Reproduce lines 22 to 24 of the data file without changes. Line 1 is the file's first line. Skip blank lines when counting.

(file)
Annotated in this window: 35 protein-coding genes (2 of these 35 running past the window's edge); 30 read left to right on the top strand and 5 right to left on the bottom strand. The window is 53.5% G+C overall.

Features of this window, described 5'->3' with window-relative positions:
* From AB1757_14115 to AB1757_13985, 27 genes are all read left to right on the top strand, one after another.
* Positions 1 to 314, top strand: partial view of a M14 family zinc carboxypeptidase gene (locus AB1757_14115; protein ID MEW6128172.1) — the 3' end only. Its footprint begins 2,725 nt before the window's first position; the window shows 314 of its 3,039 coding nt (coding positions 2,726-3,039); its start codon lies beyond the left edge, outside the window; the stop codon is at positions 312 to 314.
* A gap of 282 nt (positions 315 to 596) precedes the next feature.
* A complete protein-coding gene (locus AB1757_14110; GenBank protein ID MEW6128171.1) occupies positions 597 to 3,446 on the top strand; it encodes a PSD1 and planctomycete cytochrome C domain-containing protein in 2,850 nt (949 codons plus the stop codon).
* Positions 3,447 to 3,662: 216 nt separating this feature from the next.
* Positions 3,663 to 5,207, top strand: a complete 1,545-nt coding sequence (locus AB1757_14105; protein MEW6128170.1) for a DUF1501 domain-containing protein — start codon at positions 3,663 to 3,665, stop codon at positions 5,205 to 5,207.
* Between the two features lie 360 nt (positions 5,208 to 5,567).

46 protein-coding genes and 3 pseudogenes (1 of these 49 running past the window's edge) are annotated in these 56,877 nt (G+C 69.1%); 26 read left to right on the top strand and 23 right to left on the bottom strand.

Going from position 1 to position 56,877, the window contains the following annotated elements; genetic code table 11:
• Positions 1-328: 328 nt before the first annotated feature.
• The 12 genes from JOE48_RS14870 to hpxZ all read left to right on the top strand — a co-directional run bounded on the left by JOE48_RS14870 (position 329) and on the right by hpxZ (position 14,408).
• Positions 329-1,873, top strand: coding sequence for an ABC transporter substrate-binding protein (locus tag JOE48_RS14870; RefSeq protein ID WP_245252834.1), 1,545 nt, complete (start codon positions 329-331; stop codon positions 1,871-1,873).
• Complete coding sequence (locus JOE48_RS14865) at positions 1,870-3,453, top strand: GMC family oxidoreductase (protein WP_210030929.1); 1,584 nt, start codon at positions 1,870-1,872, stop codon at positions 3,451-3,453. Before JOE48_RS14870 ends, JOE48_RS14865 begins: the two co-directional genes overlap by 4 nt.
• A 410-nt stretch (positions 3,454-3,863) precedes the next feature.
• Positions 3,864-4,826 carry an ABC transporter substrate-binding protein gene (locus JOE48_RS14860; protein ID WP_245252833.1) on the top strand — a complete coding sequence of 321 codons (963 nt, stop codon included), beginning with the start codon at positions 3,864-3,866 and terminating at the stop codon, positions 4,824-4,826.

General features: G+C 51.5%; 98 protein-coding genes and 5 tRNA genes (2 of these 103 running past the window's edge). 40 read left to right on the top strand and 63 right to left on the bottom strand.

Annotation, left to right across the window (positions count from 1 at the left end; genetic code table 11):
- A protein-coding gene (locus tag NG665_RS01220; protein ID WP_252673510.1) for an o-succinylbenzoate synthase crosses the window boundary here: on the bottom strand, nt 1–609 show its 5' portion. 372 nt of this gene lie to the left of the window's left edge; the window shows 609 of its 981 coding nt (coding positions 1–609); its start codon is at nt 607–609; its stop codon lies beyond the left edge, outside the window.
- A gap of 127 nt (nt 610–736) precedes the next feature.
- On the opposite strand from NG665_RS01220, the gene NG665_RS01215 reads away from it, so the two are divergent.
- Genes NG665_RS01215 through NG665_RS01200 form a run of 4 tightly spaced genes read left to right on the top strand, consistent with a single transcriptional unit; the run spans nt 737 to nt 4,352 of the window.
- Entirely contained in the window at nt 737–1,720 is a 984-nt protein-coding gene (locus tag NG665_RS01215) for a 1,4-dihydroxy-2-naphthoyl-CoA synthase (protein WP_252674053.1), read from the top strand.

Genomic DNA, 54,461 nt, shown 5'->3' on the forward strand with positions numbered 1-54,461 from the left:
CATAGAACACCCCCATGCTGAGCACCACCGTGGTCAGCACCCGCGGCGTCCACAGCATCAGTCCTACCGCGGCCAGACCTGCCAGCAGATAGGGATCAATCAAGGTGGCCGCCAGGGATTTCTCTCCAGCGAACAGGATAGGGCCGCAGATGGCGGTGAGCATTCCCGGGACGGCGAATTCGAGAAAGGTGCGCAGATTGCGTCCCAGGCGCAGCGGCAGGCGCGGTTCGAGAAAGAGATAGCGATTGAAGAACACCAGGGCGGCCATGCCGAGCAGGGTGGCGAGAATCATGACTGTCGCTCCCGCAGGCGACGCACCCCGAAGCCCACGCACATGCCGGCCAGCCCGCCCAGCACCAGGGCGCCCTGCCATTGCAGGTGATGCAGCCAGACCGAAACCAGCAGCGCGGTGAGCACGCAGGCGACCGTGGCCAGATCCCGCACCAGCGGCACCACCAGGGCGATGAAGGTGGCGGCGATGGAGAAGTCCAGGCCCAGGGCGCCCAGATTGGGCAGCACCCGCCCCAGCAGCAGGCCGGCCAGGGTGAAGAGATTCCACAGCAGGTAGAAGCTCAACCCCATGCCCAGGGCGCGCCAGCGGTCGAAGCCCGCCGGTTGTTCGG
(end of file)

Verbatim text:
- On the opposite strand from NG665_RS01220, the gene NG665_RS01215 reads away from it, so the two are divergent.
- Genes NG665_RS01215 through NG665_RS01200 form a run of 4 tightly spaced genes read left to right on the top strand, consistent with a single transcriptional unit; the run spans nt 737 to nt 4,352 of the window.
- Entirely contained in the window at nt 737–1,720 is a 984-nt protein-coding gene (locus tag NG665_RS01215) for a 1,4-dihydroxy-2-naphthoyl-CoA synthase (protein WP_252674053.1), read from the top strand.